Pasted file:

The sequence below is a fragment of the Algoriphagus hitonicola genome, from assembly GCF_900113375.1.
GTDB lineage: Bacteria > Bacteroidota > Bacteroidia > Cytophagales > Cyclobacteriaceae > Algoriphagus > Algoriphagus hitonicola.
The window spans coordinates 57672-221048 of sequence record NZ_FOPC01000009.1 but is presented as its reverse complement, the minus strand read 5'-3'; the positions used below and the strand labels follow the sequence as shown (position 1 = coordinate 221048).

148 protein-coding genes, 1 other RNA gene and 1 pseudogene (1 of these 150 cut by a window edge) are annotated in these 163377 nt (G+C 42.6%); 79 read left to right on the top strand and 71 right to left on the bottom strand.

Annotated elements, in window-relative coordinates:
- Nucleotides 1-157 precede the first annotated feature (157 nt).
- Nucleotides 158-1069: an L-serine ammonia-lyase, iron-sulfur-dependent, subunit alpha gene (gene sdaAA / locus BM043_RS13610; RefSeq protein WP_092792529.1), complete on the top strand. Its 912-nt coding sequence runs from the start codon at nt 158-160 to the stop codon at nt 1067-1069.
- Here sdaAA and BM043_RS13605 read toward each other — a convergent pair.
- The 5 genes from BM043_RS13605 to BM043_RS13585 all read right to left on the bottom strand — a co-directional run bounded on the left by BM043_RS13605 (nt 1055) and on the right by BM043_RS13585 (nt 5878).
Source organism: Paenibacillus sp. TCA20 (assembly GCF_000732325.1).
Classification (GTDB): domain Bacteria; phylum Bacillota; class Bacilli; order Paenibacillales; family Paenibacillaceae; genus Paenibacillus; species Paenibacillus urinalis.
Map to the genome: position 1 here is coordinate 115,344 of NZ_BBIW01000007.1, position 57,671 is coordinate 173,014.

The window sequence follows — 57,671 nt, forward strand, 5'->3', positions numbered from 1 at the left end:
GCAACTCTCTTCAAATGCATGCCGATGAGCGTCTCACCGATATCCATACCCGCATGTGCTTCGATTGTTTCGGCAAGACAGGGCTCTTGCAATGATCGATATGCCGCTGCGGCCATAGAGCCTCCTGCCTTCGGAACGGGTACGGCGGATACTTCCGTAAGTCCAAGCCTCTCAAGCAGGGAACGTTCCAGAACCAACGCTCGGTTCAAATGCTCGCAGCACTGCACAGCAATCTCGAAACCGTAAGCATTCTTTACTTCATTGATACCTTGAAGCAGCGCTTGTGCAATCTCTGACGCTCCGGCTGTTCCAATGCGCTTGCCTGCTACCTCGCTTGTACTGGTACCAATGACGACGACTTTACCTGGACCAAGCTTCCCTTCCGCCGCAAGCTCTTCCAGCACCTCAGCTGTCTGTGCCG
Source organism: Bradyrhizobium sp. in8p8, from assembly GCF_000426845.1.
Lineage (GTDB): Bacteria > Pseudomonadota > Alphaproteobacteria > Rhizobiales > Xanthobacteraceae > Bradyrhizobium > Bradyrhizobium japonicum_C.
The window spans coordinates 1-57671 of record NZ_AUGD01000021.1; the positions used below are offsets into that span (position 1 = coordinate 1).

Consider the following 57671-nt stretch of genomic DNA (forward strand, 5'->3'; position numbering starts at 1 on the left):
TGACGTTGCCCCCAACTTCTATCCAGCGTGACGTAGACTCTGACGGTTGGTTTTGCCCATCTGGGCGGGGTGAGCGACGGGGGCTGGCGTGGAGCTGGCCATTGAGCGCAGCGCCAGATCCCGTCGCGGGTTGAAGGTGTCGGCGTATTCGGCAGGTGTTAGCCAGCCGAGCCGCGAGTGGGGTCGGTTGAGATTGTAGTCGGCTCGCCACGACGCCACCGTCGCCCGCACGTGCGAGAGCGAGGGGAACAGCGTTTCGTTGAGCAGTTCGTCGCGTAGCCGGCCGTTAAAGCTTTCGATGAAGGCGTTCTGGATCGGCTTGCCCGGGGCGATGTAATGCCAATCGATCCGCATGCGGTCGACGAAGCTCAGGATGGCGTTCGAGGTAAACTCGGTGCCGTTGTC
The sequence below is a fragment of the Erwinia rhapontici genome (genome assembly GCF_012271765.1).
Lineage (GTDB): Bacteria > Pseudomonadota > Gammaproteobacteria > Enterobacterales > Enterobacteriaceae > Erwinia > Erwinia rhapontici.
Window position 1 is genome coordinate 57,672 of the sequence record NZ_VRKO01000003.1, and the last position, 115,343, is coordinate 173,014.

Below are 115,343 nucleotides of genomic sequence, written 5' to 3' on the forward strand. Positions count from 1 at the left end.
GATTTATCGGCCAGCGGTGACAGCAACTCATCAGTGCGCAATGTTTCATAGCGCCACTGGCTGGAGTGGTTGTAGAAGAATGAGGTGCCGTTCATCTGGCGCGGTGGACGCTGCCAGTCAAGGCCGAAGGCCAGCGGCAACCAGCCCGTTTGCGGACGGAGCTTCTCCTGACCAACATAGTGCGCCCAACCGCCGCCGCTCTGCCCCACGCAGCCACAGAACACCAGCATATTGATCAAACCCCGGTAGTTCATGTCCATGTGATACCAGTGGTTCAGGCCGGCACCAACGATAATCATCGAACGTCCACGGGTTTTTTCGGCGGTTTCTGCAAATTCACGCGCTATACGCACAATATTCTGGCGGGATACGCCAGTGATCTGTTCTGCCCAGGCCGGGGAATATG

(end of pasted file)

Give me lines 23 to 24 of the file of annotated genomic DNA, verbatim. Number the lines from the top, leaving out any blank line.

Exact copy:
Below are 115,343 nucleotides of genomic sequence, written 5' to 3' on the forward strand. Positions count from 1 at the left end.
GATTTATCGGCCAGCGGTGACAGCAACTCATCAGTGCGCAATGTTTCATAGCGCCACTGGCTGGAGTGGTTGTAGAAGAATGAGGTGCCGTTCATCTGGCGCGGTGGACGCTGCCAGTCAAGGCCGAAGGCCAGCGGCAACCAGCCCGTTTGCGGACGGAGCTTCTCCTGACCAACATAGTGCGCCCAACCGCCGCCGCTCTGCCCCACGCAGCCACAGAACACCAGCATATTGATCAAACCCCGGTAGTTCATGTCCATGTGATACCAGTGGTTCAGGCCGGCACCAACGATAATCATCGAACGTCCACGGGTTTTTTCGGCGGTTTCTGCAAATTCACGCGCTATACGCACAATATTCTGGCGGGATACGCCAGTGATCTGTTCTGCCCAGGCCGGGGAATATG